I've heard two main types of objections to these protests...
a.) They're too vague with no real demands, b.) They're just a bunch of angry unemployed liberals.

Join us next Sunday, bring your friends, say your piece, make your demands. We're all in this together, and we're getting a lot more accomplished in the streets than you're doing by being apathetic at your computer.

As a supporter of this movement and a human service worker, this protest hits home for me. This is not an ambiguous protest. This is a protest to let the world know enough is enough. We, the 99%, are struggling to survive. As a college graduate, I watch my co-workers and I struggle on a daily basis. We struggle to pay our bills, to buy food, and to pay back our college loans. I have co-workers, who also have their Bachelor's degree, who qualify for government assistance and low-income housing. I myself would not be able to actually have a family or buy a house living off of the money I make. Yet the service we provide the community is invaluable. We provide services for people who are not able to take care of living in poverty, people with mental illness, people with developmental disabilities.... For me, this movement is about raising awareness to issues like this, and hopefully bringing about change around this. Thank you.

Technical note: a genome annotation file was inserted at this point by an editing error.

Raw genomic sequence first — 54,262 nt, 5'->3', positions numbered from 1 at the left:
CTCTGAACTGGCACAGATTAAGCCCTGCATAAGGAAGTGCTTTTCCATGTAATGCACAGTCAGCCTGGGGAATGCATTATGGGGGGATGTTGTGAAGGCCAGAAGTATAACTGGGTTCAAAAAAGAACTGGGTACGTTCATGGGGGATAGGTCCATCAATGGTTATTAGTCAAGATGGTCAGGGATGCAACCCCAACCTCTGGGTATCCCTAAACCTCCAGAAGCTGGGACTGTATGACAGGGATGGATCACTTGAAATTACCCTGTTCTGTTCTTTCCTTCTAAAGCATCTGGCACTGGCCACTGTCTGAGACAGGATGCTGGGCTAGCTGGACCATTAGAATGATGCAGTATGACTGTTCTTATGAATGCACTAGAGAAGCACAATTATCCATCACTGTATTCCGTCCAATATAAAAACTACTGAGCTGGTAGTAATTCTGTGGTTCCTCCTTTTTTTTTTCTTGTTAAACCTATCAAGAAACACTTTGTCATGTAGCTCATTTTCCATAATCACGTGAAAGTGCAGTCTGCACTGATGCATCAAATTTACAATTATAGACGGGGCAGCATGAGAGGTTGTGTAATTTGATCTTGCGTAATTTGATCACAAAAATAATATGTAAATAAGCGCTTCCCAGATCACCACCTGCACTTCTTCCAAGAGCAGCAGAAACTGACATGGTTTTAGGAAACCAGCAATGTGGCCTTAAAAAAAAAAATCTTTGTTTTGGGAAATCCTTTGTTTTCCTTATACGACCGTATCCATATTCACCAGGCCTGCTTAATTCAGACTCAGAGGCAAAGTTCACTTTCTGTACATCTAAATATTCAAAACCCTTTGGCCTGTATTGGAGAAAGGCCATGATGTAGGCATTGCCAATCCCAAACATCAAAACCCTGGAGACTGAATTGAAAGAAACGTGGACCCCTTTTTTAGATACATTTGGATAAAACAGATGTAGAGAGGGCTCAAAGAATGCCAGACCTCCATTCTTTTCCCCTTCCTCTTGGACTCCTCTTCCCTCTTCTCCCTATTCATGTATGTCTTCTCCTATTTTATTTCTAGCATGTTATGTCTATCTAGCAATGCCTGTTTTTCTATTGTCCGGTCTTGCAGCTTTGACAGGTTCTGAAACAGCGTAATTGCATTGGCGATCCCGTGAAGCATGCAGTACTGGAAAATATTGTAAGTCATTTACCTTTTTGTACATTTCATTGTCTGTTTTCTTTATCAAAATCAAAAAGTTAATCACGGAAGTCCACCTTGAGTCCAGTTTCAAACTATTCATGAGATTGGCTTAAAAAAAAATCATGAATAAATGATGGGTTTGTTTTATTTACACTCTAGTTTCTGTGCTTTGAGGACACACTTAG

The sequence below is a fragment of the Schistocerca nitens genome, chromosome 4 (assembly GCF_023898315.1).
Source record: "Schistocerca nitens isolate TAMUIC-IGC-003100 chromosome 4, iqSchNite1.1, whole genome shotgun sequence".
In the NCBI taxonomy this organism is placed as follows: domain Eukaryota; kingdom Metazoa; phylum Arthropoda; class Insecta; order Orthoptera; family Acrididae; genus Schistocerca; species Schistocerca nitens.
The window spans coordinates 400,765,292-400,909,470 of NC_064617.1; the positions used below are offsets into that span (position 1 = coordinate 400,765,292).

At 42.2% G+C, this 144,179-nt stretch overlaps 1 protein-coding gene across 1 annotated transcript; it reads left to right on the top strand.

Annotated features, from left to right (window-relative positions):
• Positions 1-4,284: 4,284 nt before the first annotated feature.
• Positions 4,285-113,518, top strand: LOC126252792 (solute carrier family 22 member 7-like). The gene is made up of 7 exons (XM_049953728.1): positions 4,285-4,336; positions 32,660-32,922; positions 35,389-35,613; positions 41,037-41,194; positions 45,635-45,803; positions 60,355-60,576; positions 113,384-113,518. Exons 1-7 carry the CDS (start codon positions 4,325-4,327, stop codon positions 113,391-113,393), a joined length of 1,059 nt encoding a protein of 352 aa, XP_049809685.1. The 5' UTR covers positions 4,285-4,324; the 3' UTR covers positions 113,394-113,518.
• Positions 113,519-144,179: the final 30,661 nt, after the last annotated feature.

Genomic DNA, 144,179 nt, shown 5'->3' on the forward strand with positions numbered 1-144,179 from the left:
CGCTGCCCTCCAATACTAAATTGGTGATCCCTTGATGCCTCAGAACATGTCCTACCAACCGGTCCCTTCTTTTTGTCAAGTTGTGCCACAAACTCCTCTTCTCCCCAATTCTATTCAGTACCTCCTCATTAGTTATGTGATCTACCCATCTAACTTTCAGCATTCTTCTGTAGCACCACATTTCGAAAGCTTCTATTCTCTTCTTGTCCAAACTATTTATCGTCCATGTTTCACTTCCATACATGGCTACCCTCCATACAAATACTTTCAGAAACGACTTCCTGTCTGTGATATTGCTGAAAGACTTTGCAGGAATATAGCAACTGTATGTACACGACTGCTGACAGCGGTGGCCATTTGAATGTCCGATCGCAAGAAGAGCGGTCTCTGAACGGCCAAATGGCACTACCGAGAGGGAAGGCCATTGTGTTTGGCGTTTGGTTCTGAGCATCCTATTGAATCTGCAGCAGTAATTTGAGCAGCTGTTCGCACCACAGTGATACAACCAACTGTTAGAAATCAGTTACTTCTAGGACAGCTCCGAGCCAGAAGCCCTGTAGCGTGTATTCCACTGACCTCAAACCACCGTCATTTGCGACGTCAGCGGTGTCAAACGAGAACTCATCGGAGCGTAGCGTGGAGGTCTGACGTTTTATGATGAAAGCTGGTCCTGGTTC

"we're getting a lot more accomplished in the streets than you're doing by being apathetic at your computer."

Well now you're just being silly. I mean, you answered the question "what do you want" with a list of things you're angry about, now you're claiming that you're accomplishing things even after failing to articulate what you want to accomplish.